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50 Shades of Psychology

By Peter D. Kramer / Washington Post

Now that EL James’s bestselling Fifty Shades of Grey is appearing as a movie, I will confess to a fascination with the novel’s theory of mind. Some time back, a dinner party conversation led me to download the text and do a search for the word “subconscious.”

Anastasia Steele, the heroine of the series, has an active and chatty one: “Up and down like whores’ drawers, my subconscious remarks bitterly.” Like the psychoanalytic superego, her subconscious serves as a scold: “My subconscious sneers at me, loud, proud, and pouty.”

When it is not “figuratively tutting,” Ana’s subconscious “hisses,” “whines,” “mocks,” “glares” and “glowers.” Her subconscious can be “Medusa-like in her anger, hair flying, her hands clenched around her face like Edvard Munch’s ‘The Scream.’ ”

Yes, her subconscious is a homunculus, a woman within the woman — with an extensive wardrobe. On one occasion, Ana finds her subconscious “doing her happy dance in a bright red hula skirt.” This subconscious favors Nike sneakers and half-moon spectacles. She has “manicured nails” and a “finely plucked brow.”

There’s a whole world of little creatures — cosmeticians, opticians and the like — serving the subconscious. And she has a rival: the inner goddess, accoutered, variously, in “leather driving gloves,” “flat shoes,” “harlot-red nail polish,” “a pink feather boa and diamonds” and a “gladiatrix outfit.” In one scene, the inner goddess has an “inner b—-,” so it’s layers within layers.

Evidently, the inner goddess, an athlete, has access to an exercise suite. She does “a triple axel dismount off the uneven bars” and “a perfect triple Salchow in her ice skates.” Often, she performs arabesques, although the occasional pas de basque is not beyond her.

There is neuroscience behind this populated region. At least, Ana refers to “the base of my medulla oblongata near where my subconscious dwells.” Sometimes, thank goodness, the parts of Ana’s mind are in accord: “My inner goddess, my subconscious, and I all gape.”

In these matters, I don’t know how well science competes with popular fiction. In his early works, Sigmund Freud referred to a “subconscious” only to abandon the concept and write dismissively of those who employed the term. Instead, he proposed an “unconscious,” a region of mind with complex functions — few of which have been borne out in modern research.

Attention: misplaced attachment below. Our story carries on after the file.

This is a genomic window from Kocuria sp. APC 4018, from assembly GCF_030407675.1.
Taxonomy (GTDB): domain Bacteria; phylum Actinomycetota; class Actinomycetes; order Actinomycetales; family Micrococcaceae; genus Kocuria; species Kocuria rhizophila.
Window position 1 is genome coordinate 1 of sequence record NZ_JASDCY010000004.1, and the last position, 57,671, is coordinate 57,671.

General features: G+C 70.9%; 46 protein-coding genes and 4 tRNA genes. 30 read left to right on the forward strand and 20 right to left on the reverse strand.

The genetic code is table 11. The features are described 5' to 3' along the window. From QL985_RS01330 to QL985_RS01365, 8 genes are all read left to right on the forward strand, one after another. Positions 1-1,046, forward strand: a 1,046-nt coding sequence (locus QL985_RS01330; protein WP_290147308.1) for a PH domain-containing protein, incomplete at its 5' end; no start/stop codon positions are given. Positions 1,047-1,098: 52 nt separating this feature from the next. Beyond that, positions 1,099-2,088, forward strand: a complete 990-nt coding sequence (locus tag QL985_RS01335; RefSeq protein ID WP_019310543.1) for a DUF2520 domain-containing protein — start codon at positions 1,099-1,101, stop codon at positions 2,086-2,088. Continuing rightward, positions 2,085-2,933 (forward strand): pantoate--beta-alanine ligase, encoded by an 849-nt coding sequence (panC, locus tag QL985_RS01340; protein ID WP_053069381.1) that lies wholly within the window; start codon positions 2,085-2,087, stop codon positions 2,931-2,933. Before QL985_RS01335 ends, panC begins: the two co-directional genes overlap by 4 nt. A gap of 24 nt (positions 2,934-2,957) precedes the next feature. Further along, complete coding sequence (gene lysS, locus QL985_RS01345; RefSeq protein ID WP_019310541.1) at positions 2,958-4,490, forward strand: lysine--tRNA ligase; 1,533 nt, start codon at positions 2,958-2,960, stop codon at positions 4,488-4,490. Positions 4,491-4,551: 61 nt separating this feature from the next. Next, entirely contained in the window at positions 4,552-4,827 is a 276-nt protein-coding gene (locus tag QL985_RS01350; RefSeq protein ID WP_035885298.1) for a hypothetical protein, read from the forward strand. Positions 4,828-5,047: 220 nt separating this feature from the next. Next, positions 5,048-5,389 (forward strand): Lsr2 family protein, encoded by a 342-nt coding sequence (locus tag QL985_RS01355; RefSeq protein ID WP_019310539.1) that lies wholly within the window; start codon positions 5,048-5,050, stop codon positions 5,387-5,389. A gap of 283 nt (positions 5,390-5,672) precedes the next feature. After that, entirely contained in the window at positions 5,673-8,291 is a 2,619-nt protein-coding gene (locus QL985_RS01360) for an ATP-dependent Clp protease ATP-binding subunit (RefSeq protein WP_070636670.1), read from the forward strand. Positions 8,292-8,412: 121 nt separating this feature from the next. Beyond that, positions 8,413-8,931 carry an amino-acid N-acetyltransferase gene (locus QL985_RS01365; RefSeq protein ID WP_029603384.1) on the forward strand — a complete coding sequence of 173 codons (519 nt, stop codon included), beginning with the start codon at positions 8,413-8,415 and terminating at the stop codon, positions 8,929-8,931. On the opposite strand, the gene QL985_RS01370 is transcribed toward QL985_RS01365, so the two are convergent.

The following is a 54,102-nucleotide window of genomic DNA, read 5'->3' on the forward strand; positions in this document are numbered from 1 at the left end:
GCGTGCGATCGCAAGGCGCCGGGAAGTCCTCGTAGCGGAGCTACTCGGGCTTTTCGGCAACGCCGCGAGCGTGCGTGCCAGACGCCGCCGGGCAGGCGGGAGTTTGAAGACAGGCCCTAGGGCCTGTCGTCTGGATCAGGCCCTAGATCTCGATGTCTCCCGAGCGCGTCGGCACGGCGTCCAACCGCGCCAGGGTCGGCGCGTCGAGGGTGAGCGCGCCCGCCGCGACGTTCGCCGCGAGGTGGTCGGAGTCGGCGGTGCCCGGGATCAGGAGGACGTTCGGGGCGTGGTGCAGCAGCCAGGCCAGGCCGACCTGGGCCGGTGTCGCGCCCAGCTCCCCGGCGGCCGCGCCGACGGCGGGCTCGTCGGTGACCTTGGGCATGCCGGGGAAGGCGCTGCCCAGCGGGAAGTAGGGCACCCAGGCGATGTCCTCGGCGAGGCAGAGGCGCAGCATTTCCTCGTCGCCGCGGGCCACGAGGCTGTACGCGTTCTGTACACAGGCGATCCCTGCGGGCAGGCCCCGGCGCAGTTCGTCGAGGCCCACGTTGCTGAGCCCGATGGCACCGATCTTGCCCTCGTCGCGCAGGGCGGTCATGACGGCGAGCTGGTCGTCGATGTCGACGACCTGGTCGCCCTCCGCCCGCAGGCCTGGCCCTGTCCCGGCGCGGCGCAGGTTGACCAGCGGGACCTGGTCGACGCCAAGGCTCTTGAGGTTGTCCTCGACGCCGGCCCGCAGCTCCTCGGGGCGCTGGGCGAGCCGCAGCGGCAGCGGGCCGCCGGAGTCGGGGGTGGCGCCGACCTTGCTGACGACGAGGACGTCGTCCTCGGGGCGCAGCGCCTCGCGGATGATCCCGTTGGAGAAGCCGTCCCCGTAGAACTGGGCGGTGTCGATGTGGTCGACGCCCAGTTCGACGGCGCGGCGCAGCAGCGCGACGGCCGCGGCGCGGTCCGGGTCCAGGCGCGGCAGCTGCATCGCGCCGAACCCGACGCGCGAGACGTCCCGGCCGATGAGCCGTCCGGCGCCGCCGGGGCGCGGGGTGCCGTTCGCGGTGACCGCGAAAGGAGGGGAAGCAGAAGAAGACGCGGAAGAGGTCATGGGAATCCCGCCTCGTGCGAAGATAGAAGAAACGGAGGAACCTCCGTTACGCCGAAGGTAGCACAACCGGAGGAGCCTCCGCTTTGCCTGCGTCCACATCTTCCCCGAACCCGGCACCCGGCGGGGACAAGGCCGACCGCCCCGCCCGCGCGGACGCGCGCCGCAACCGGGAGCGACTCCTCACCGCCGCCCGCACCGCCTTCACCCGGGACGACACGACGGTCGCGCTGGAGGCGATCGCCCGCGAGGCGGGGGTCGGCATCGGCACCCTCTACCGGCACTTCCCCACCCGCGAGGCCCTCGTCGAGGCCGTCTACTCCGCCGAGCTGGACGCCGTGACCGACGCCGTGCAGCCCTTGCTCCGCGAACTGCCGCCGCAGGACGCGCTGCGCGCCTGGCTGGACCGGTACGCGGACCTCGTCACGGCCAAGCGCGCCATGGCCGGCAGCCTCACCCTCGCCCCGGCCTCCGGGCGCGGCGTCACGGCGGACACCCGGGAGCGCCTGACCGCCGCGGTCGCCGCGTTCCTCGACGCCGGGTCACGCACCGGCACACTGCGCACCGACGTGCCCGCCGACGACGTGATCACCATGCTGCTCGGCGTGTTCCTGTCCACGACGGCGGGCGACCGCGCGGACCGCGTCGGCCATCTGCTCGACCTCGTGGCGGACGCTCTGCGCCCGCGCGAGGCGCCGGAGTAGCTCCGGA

Clearly, there are not little people, tiny duplicates of ourselves, running around in our brains or minds, but concepts along these lines have proved tenacious. Contemporary psychology, focused on why we misestimate risk and worth — in economics, politics or romance — points to competing areas of mind that perform something like reasoning. Research on the topic refers to brain areas. The prefrontal cortex is a favorite, but for all we really know, the medulla oblongata would serve.

Psychotherapy depends on the notion that parts of the self are not in accord and that familiarity with our competing impulses will do us good. I don’t suppose that throwing in the odd hula skirt would worsen our theories.

What’s annoying about Ana’s mind is the coyness. In James’s narrative, the subconscious serves to make its mistress seem more ambivalent than her actions prove her to be. And Ana has the disingenuous habit of casting some of her subconscious’s drama as merely figurative — “My subconscious is metaphorically screaming at me, arms, folded, leaning on one leg and tapping her foot in frustration” — as if her subconscious’s other actions took place in the physical world.

But there is one function of Ana’s subconscious that I find appealing: The little termagant is working her way through Dickens. Early in “Fifty Shades Freed,” the subconscious, in her half-moon glasses, is immersed in Vol. 1 one of his “Complete Works.” Later, she’s on Vol. III. In my own kinky fantasy, I’d swap roles. Let the subconscious slog through this trilogy. I’ll read “Bleak House.”

Language of Desire

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